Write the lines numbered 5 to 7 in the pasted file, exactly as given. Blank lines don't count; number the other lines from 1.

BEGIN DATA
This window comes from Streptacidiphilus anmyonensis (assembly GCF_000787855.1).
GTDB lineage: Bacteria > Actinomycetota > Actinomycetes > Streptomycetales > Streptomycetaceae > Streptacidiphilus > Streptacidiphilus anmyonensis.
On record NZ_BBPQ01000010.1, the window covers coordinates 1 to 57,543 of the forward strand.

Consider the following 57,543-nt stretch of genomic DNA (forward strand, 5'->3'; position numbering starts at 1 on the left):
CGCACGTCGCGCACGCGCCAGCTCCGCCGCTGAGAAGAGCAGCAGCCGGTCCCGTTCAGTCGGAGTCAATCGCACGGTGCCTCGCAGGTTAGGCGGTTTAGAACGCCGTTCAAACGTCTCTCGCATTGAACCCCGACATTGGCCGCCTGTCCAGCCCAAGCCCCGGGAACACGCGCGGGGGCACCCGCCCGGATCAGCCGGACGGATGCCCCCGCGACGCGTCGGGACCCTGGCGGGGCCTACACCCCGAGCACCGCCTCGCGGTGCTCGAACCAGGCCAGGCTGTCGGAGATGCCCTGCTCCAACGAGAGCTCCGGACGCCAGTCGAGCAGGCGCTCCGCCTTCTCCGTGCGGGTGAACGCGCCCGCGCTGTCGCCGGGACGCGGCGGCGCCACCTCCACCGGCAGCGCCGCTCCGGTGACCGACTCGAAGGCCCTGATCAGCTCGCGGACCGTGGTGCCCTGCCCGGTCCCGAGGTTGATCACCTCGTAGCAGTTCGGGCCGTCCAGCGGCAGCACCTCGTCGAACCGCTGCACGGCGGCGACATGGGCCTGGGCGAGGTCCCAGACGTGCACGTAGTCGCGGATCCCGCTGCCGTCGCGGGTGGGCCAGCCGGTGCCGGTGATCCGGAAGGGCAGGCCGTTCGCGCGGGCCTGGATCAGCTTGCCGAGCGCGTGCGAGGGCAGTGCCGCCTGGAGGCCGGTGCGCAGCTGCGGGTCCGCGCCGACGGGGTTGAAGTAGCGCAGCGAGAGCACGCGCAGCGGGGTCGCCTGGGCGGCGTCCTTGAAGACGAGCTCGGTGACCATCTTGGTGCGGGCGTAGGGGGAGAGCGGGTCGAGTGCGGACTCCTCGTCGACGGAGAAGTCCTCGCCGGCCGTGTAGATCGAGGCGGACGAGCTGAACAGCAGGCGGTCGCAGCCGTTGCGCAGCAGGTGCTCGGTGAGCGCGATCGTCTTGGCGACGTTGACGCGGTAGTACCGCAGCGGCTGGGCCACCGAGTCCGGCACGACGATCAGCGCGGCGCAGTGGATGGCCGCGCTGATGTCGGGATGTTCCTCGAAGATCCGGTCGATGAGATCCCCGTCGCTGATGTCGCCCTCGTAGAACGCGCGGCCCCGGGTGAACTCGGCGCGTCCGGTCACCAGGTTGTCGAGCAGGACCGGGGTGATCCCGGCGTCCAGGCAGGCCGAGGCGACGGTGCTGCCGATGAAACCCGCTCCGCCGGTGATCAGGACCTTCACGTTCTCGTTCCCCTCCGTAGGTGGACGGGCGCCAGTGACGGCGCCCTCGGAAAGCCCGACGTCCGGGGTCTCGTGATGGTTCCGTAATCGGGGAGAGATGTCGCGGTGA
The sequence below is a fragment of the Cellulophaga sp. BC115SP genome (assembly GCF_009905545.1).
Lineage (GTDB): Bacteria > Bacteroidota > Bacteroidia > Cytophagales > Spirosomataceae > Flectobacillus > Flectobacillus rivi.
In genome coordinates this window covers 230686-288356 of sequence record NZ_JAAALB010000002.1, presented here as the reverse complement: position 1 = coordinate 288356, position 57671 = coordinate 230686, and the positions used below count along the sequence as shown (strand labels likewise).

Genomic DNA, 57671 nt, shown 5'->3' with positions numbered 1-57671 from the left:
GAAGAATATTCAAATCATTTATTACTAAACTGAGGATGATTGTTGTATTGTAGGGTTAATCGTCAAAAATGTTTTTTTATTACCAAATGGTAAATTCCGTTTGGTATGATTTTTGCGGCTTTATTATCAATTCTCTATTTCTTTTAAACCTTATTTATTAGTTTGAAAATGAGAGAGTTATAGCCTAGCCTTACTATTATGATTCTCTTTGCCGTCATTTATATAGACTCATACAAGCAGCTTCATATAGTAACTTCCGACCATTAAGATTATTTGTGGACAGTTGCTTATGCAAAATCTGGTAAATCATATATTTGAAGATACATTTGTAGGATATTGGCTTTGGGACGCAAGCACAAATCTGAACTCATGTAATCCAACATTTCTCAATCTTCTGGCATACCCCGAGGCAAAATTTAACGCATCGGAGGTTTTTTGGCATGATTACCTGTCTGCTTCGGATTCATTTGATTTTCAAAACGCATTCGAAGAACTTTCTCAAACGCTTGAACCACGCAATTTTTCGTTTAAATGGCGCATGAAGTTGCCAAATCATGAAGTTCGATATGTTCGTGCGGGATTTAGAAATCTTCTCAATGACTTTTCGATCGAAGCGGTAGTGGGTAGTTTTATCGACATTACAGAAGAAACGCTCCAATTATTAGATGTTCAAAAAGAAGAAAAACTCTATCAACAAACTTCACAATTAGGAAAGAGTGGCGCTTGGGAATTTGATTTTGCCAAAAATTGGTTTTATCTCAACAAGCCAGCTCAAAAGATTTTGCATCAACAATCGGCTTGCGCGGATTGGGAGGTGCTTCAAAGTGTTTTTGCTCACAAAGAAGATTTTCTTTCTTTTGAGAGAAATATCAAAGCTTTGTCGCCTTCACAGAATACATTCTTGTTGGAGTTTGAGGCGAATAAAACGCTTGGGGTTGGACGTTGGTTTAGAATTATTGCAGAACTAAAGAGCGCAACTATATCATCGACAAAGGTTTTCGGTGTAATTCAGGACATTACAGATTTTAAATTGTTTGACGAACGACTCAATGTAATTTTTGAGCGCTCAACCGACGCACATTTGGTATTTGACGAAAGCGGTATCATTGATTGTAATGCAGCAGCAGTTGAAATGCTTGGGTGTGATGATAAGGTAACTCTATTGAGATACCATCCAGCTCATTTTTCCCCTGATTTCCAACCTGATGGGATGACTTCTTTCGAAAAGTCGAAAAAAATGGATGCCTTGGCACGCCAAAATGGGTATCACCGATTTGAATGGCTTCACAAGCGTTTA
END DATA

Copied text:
CGCACGTCGCGCACGCGCCAGCTCCGCCGCTGAGAAGAGCAGCAGCCGGTCCCGTTCAGTCGGAGTCAATCGCACGGTGCCTCGCAGGTTAGGCGGTTTAGAACGCCGTTCAAACGTCTCTCGCATTGAACCCCGACATTGGCCGCCTGTCCAGCCCAAGCCCCGGGAACACGCGCGGGGGCACCCGCCCGGATCAGCCGGACGGATGCCCCCGCGACGCGTCGGGACCCTGGCGGGGCCTACACCCCGAGCACCGCCTCGCGGTGCTCGAACCAGGCCAGGCTGTCGGAGATGCCCTGCTCCAACGAGAGCTCCGGACGCCAGTCGAGCAGGCGCTCCGCCTTCTCCGTGCGGGTGAACGCGCCCGCGCTGTCGCCGGGACGCGGCGGCGCCACCTCCACCGGCAGCGCCGCTCCGGTGACCGACTCGAAGGCCCTGATCAGCTCGCGGACCGTGGTGCCCTGCCCGGTCCCGAGGTTGATCACCTCGTAGCAGTTCGGGCCGTCCAGCGGCAGCACCTCGTCGAACCGCTGCACGGCGGCGACATGGGCCTGGGCGAGGTCCCAGACGTGCACGTAGTCGCGGATCCCGCTGCCGTCGCGGGTGGGCCAGCCGGTGCCGGTGATCCGGAAGGGCAGGCCGTTCGCGCGGGCCTGGATCAGCTTGCCGAGCGCGTGCGAGGGCAGTGCCGCCTGGAGGCCGGTGCGCAGCTGCGGGTCCGCGCCGACGGGGTTGAAGTAGCGCAGCGAGAGCACGCGCAGCGGGGTCGCCTGGGCGGCGTCCTTGAAGACGAGCTCGGTGACCATCTTGGTGCGGGCGTAGGGGGAGAGCGGGTCGAGTGCGGACTCCTCGTCGACGGAGAAGTCCTCGCCGGCCGTGTAGATCGAGGCGGACGAGCTGAACAGCAGGCGGTCGCAGCCGTTGCGCAGCAGGTGCTCGGTGAGCGCGATCGTCTTGGCGACGTTGACGCGGTAGTACCGCAGCGGCTGGGCCACCGAGTCCGGCACGACGATCAGCGCGGCGCAGTGGATGGCCGCGCTGATGTCGGGATGTTCCTCGAAGATCCGGTCGATGAGATCCCCGTCGCTGATGTCGCCCTCGTAGAACGCGCGGCCCCGGGTGAACTCGGCGCGTCCGGTCACCAGGTTGTCGAGCAGGACCGGGGTGATCCCGGCGTCCAGGCAGGCCGAGGCGACGGTGCTGCCGATGAAACCCGCTCCGCCGGTGATCAGGACCTTCACGTTCTCGTTCCCCTCCGTAGGTGGACGGGCGCCAGTGACGGCGCCCTCGGAAAGCCCGACGTCCGGGGTCTCGTGATGGTTCCGTAATCGGGGAGAGATGTCGCGGTGA
The sequence below is a fragment of the Cellulophaga sp. BC115SP genome (assembly GCF_009905545.1).
Lineage (GTDB): Bacteria > Bacteroidota > Bacteroidia > Cytophagales > Spirosomataceae > Flectobacillus > Flectobacillus rivi.